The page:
Update: Dejay was correct, you have to try and open the file to know for sure if it’s there or not.
Want to know if a file exists before you use it?
Lately, I’ve been wanting something a little more dynamic in my projects for opening various Scenes (think Director, but not). I needed a way of looking to see if a file existed or not before I tried to load it up. Here’s the result:
function fileExists(fileName, base) assert(fileName, "fileName is missing") local base = base or system.ResourceDirectory local filePath = system.pathForFile( fileName, base ) local exists = false if (filePath) then -- file may exist. won't know until you open it local fileHandle = io.open( filePath, "r" ) if (fileHandle) then -- nil if no file found exists = true io.close(fileHandle) end end return(exists) end
if fileExists("myGame.lua") then -- do something wonderful end
If the file does not exist, the CoronaSDK library function
nil. It also returns a Warning in the console, which can be safely ignored.
By default it checks your app’s asset directory (system.ResourceDirectory), however, if you’d like to check if a file you created exists you can pass in an alternative base path like so:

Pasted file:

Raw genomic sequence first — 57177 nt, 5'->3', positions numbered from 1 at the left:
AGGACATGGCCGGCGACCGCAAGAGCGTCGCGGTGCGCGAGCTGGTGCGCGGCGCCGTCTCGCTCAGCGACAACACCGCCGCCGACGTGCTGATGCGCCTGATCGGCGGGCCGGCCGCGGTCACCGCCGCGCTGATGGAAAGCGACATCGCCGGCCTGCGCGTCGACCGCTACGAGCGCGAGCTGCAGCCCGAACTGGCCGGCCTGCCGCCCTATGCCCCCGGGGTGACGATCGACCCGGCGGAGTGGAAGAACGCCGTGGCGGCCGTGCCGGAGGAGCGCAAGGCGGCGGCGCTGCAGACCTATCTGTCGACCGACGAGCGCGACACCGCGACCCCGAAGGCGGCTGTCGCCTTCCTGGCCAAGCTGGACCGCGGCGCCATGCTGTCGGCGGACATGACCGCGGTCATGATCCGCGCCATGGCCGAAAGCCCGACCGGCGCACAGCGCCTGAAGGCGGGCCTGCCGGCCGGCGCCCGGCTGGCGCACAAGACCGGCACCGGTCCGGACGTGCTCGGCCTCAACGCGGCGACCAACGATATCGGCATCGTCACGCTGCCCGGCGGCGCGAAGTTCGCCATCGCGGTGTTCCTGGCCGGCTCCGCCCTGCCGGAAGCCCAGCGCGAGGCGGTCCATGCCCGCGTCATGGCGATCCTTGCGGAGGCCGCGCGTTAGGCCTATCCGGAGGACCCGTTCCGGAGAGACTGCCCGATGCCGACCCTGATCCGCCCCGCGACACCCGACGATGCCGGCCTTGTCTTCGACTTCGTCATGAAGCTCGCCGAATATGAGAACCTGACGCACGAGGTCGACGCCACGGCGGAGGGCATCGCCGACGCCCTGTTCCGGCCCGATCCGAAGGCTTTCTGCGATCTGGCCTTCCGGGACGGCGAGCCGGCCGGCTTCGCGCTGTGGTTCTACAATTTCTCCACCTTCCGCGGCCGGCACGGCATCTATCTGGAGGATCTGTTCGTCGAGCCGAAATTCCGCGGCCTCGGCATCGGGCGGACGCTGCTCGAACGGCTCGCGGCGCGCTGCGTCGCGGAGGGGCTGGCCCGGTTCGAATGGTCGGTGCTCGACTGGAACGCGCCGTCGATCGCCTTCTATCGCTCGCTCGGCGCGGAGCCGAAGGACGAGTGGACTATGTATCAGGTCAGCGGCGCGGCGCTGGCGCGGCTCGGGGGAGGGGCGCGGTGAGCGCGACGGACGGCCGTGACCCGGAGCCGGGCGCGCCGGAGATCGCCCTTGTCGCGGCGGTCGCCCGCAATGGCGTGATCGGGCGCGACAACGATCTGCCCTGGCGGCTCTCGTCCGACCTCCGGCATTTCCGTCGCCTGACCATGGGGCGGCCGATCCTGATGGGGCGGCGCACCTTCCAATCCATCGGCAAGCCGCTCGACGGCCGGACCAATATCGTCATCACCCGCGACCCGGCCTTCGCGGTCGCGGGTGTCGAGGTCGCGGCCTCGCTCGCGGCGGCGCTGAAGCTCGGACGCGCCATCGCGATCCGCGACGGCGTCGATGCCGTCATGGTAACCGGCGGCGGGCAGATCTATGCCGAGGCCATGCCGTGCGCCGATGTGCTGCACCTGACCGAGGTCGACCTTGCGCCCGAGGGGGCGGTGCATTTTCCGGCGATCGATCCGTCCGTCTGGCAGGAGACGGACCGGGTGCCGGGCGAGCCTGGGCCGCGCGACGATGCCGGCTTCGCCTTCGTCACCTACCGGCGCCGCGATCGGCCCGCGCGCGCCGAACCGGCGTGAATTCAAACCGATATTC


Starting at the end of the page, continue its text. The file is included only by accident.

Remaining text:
if fileExists("some_file.txt", system.DocumentsDirectory) then -- do something wonderful end
The three valid options for base path are:
Isn’t it true that this approach won’t work for system.DocumentsDirectory and system.TemporaryDirectory? My understand is that because those directories are read/write, system.pathForFile will return true even if the file doesn’t exist, as long as the file COULD be created in those directories.
There are a few optimizations you could make to your code. First, system.pathForFile already uses system.ResourceDirectory as a default, so there’s no need to invoke “local base = base or system.ResourceDirectory”. Also, if base is set to system.ResourceDirectory, there’s no need to check to see if the file exists, because pathForFile already tells you that with read-only directories.
You’re right. I don’t need to do the “local base = base or …”, but I find it makes it easier for me to read later. I don’t have to know the defaults for pathForFile.
Also, if pathForFile returns nil (which it does for readonly directories), the code already exits without checking any further on Line 7.
Best explanation I found in the web!! Thank you so much